I have become increasingly convinced that the early 21st century is a kairos for interfaith engagement, especially among the Abrahamic faiths, and that there will be serious consequences if this opportunity is missed. Allow me to say something of the journey that has brought me to this conviction.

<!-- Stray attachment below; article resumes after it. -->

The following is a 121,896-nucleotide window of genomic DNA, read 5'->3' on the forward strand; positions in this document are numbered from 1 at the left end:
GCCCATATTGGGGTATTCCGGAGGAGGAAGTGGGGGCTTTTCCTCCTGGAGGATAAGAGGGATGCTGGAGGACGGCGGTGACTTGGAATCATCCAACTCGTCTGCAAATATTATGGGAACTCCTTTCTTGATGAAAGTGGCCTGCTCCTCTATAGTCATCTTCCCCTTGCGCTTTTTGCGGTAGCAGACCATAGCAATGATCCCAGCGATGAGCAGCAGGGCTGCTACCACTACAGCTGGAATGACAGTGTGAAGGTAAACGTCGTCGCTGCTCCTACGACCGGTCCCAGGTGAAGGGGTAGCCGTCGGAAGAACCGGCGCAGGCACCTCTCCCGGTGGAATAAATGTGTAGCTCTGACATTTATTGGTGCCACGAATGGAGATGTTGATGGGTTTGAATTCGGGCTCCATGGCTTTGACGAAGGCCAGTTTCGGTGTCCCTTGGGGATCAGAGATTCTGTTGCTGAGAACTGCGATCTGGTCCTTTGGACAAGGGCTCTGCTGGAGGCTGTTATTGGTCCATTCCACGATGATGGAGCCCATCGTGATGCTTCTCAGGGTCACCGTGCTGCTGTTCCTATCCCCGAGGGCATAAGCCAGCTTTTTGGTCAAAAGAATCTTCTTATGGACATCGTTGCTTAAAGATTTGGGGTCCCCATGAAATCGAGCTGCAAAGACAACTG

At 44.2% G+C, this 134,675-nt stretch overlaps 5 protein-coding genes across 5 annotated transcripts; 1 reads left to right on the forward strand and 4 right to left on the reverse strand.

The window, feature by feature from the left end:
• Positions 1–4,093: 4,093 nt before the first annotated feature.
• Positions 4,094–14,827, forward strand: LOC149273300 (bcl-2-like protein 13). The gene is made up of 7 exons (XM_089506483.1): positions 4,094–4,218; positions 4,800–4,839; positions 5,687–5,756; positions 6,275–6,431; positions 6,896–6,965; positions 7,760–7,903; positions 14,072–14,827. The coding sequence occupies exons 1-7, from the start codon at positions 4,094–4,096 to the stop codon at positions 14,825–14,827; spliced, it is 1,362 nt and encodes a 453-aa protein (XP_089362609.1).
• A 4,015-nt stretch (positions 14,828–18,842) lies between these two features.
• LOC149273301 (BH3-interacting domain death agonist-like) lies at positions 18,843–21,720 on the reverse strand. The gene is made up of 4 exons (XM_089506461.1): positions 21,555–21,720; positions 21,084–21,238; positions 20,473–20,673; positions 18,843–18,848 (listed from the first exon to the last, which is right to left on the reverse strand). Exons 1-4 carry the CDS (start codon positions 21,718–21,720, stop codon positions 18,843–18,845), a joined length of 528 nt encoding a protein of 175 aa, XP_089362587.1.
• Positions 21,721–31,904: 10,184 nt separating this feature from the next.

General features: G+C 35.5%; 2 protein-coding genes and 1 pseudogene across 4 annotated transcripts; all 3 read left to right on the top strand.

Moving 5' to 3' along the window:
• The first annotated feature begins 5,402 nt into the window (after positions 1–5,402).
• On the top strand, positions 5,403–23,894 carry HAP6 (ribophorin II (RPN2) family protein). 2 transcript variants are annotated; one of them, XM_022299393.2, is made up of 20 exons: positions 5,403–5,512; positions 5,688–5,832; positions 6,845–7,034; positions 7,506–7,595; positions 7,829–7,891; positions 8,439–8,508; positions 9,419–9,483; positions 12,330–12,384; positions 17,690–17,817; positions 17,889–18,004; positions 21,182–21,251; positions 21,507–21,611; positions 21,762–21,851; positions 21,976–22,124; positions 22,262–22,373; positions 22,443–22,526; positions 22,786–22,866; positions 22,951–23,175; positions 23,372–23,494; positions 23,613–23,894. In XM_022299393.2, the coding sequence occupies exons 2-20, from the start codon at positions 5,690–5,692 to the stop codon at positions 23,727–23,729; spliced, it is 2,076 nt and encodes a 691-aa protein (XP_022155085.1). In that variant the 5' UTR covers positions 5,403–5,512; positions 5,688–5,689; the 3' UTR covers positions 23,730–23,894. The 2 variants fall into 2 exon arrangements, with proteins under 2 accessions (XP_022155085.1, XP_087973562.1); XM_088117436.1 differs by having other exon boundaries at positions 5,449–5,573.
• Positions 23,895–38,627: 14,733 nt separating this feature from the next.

As a theologian, the university setting brought me along an important transformative path that ultimately led me with others to found the Cambridge Inter-faith Programme (CIP). But before transformation comes formation. For me, that included being brought up as an Anglican in the Church of Ireland in Dublin (a 3 percent religious minority), playing a great deal of sport, being gripped by questions of life and death after my father died when I was 12 and studying classics at Trinity College Dublin where I was active in politics, debate and journalism. I completed my studies and was heading toward a business career that was interrupted (permanently, as it turned out) to accept a scholarship to Cambridge to study Theology. I was to go onto Yale for my masters and back to Cambridge for my doctorate.